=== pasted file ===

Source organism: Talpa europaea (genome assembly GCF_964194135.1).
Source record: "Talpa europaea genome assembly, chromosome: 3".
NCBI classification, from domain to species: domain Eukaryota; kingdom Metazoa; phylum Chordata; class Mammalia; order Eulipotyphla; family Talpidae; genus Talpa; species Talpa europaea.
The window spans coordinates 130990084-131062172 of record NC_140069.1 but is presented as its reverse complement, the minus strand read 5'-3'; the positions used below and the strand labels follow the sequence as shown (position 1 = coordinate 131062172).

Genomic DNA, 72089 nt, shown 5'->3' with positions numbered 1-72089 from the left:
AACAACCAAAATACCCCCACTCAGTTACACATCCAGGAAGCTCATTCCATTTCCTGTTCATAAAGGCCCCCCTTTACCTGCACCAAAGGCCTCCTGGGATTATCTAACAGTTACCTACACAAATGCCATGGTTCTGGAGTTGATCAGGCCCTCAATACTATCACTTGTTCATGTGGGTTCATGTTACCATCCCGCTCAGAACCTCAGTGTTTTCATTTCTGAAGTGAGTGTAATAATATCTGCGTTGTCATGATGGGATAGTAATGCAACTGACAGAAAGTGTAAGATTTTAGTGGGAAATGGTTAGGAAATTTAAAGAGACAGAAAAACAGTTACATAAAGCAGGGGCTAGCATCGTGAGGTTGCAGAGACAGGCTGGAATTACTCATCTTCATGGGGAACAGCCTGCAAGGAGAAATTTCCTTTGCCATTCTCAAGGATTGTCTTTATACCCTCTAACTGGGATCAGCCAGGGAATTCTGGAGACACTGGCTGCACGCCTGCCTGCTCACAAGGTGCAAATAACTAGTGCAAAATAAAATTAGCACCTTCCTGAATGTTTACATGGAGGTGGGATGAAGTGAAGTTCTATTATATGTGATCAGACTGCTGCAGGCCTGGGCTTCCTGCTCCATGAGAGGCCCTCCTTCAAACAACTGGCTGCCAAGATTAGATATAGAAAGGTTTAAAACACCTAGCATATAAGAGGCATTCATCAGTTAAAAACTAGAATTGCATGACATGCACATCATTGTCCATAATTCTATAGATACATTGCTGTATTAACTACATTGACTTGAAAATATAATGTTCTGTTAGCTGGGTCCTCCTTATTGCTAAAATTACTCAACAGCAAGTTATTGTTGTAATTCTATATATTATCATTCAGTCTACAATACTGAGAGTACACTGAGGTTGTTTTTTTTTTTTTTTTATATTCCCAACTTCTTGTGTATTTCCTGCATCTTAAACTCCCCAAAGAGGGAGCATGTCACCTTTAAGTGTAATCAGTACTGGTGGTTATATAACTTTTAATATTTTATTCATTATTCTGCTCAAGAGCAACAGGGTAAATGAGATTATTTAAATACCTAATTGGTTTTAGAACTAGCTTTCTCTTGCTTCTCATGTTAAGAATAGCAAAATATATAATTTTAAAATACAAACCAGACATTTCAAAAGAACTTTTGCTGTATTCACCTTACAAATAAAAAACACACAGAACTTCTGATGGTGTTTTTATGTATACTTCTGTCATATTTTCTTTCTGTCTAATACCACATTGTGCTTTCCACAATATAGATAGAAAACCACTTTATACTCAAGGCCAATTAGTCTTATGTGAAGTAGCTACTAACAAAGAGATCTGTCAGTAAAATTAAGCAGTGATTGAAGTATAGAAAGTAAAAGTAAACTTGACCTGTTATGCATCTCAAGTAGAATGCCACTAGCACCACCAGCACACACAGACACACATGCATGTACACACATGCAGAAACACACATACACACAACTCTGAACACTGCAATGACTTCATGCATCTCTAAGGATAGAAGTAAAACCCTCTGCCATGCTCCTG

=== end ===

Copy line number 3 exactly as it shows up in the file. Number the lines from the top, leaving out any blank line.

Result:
NCBI classification, from domain to species: domain Eukaryota; kingdom Metazoa; phylum Chordata; class Mammalia; order Eulipotyphla; family Talpidae; genus Talpa; species Talpa europaea.